Graceful Degradation vs Progressive Enhancement

BrowsersThere are many ways to approach optimal browser support. For example, you can use very basic CSS and HTML with as little bells-and-whistles as possible. This helps ensure the same experience across all browsers (for better or for worse).

What if you could support all browsers, as well as have nice effects? That’s right, you can have your cake and eat it too!

There are two popular methods for achieving this: Graceful Degradation and Progressive Enhancement.

Let’s look at how these work, shall we?

Graceful Degradation

We have a webpage. It has all of the bells and whistles we desire, such as CSS3 effects.

Clearly, we’ll run into issues with many browsers. So what do we do?

Well, we can simply detect the browser being used through accursed user-agent detection, OR use feature detection (think Modernizr). We then apply an override that deals with the conflict(s) in such a way that it doesn’t make the page look bad. Essentially, the page starts to degrade. You know, gracefully (see what I did there?).

The downside to this method is that we must account for as many browsers as possible. Modernizr can only do so much, and so we are likely to hit a scenario where there is at least one browser that is having issues because of lack of support. We can argue that the user shouldn’t be using such an awful or old browser, but that is a battle that will never be won with clients or management.

I like to think that this method utilizes a blacklist of browsers. If unsure, we like to deliver more instead of less.

Progressive Enhancement

Think graceful degradation, but in reverse!

Instead of starting with awesomeness, we work our way up to awesomeness. This means that your website starts out with a strong vanila HTML + CSS base, then through user-agent or feature detection, enhancements slowly get added depending on browser support.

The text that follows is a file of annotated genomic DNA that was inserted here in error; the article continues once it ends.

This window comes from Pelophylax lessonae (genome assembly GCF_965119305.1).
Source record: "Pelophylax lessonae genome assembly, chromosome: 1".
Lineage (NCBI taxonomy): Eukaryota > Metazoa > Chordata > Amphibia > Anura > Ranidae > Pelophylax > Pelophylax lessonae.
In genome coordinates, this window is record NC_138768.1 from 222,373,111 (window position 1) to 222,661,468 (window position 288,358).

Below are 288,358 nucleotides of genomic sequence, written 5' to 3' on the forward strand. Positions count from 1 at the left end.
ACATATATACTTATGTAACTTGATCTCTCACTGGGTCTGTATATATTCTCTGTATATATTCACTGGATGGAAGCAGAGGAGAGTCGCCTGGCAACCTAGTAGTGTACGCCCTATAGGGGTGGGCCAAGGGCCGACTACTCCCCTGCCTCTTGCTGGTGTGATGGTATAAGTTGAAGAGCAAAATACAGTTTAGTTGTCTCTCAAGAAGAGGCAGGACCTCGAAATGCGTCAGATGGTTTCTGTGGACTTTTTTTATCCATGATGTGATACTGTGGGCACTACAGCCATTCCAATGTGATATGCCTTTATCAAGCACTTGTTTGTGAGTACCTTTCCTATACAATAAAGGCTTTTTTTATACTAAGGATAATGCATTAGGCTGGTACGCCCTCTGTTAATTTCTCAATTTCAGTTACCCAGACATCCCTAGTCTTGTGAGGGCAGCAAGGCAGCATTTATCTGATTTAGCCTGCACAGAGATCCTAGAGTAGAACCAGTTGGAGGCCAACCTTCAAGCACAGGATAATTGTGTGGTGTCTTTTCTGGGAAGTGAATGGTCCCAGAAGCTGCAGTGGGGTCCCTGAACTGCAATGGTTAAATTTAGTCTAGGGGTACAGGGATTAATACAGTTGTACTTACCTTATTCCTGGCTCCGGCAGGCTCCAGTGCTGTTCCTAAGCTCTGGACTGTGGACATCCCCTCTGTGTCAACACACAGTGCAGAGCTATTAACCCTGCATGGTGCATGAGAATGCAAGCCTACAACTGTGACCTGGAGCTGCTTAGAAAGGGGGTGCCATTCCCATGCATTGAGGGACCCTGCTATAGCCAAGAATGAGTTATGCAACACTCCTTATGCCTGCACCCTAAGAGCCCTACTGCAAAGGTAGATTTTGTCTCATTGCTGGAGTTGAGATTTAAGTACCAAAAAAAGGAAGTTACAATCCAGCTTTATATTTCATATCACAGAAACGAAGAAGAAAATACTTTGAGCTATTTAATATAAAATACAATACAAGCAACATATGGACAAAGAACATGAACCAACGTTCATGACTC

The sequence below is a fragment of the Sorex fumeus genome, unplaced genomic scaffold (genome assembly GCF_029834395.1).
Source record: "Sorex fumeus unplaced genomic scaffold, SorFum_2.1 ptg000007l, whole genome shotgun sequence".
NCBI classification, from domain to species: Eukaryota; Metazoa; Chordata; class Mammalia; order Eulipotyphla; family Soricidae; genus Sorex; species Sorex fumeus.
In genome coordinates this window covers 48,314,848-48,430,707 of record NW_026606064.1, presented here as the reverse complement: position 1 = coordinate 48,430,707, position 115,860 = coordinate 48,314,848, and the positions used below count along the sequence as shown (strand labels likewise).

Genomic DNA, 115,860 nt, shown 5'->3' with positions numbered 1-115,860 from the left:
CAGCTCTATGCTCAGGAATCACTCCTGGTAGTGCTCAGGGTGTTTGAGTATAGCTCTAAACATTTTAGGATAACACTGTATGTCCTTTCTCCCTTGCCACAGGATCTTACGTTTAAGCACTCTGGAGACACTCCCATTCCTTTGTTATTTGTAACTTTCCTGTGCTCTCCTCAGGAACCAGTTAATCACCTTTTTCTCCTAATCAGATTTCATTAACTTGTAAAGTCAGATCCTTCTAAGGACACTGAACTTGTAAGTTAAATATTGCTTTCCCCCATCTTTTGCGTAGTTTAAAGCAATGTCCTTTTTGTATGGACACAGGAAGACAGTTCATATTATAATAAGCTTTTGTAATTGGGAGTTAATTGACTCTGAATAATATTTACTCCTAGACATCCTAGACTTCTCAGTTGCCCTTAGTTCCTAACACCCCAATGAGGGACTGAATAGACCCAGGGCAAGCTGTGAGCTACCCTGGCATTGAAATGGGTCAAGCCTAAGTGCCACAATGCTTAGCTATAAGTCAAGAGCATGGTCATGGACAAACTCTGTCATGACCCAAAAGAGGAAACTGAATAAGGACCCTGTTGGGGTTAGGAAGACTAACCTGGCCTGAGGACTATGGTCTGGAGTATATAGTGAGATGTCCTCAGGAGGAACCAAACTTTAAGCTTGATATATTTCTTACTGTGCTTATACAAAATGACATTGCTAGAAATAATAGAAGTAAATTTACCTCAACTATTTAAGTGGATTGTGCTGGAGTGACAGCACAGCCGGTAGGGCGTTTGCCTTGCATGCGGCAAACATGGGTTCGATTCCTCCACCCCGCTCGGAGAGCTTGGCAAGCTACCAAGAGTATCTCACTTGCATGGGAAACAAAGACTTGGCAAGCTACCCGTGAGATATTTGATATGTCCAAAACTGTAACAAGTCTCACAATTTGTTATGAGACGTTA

With progressive enhancement, as little assumptions are made as possible about what a user is capable of viewing.

I like to think that this method uses a white list of browsers. If unsure, we try to deliver less instead of more.

For this reason, progressive enhancement is generally the preferred way to go.

How to Degrade / Enhance?

Generally, this is achieved through feature detection using Modernizr (JavaScript) to remove/override or add enhancements as the page is loaded.

JavaScript or PHP user-agent detection can be used as an alternative if there is known support (or lack there of) for certain browser effects. The benefit of using PHP is that the page can be served differently depending on support, rather than having to use JavaScript to override what was already delivered. Of course, then you have the debate of whether or not you want the user’s browser to handle the “heavy lifting” vs using your web server to do so.

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